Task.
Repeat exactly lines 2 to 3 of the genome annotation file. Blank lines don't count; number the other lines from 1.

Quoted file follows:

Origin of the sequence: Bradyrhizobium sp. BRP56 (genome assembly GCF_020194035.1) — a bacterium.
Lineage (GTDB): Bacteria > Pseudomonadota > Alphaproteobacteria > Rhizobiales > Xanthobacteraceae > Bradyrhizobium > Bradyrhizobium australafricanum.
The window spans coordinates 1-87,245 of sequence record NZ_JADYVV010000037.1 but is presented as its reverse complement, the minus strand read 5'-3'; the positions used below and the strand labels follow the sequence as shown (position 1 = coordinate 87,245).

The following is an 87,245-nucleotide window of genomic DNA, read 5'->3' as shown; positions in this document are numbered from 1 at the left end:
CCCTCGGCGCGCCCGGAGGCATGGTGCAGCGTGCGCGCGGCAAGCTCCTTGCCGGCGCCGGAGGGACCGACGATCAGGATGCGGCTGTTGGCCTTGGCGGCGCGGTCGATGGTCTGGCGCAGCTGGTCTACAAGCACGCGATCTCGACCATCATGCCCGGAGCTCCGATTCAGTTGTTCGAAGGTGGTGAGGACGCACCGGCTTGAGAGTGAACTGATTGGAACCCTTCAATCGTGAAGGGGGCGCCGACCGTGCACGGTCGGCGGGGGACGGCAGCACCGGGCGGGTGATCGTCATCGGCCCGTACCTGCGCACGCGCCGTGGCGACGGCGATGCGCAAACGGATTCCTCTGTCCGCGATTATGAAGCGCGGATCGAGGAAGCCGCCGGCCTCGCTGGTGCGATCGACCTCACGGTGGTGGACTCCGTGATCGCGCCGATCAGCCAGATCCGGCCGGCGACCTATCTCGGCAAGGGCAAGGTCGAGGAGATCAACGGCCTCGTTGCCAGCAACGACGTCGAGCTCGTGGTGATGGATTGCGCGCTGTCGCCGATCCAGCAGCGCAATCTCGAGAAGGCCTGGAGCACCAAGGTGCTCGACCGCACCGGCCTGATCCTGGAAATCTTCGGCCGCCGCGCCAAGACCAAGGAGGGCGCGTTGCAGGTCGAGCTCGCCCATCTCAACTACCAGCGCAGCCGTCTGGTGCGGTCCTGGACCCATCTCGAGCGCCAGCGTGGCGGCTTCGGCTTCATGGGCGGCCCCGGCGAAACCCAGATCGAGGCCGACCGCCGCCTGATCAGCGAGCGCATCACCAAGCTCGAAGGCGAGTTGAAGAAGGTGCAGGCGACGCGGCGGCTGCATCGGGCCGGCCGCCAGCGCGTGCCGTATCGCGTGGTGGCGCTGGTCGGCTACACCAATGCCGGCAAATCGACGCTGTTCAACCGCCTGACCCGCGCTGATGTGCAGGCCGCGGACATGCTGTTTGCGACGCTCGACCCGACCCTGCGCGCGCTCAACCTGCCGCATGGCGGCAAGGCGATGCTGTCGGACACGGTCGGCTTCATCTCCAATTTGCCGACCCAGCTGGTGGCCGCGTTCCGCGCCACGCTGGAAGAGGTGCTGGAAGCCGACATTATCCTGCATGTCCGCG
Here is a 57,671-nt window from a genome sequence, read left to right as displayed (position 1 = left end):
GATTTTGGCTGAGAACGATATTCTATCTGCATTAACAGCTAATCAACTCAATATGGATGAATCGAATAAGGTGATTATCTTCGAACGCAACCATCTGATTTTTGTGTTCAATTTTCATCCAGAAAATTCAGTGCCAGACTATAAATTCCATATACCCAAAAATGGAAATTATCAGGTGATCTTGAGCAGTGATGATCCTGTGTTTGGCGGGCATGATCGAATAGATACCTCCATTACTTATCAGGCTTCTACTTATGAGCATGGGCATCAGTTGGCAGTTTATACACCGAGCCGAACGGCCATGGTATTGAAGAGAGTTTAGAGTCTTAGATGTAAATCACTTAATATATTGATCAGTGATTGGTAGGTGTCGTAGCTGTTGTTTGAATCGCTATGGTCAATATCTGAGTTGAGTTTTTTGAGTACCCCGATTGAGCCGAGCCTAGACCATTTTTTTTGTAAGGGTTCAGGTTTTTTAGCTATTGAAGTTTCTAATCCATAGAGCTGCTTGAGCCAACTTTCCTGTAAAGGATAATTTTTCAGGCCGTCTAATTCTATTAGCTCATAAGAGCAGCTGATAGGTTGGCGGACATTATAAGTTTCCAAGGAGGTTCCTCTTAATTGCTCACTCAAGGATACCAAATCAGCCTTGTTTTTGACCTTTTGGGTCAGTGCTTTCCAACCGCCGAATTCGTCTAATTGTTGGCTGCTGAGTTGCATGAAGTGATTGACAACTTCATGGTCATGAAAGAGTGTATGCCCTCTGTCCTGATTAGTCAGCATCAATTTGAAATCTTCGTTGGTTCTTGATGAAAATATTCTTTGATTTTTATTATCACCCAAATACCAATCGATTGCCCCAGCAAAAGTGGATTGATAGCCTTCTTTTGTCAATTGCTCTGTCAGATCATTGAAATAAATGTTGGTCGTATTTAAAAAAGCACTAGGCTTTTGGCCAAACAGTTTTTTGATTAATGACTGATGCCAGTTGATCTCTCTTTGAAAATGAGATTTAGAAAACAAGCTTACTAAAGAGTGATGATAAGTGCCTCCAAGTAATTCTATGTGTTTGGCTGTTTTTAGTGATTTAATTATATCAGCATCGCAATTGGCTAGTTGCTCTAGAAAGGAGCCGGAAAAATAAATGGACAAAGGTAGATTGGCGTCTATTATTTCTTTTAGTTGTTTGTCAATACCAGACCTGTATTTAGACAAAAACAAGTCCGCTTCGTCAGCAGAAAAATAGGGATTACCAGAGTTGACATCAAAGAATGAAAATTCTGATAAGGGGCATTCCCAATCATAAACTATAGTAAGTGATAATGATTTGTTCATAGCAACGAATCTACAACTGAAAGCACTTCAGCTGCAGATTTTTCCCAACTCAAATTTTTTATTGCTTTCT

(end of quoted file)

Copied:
Lineage (GTDB): Bacteria > Pseudomonadota > Alphaproteobacteria > Rhizobiales > Xanthobacteraceae > Bradyrhizobium > Bradyrhizobium australafricanum.
The window spans coordinates 1-87,245 of sequence record NZ_JADYVV010000037.1 but is presented as its reverse complement, the minus strand read 5'-3'; the positions used below and the strand labels follow the sequence as shown (position 1 = coordinate 87,245).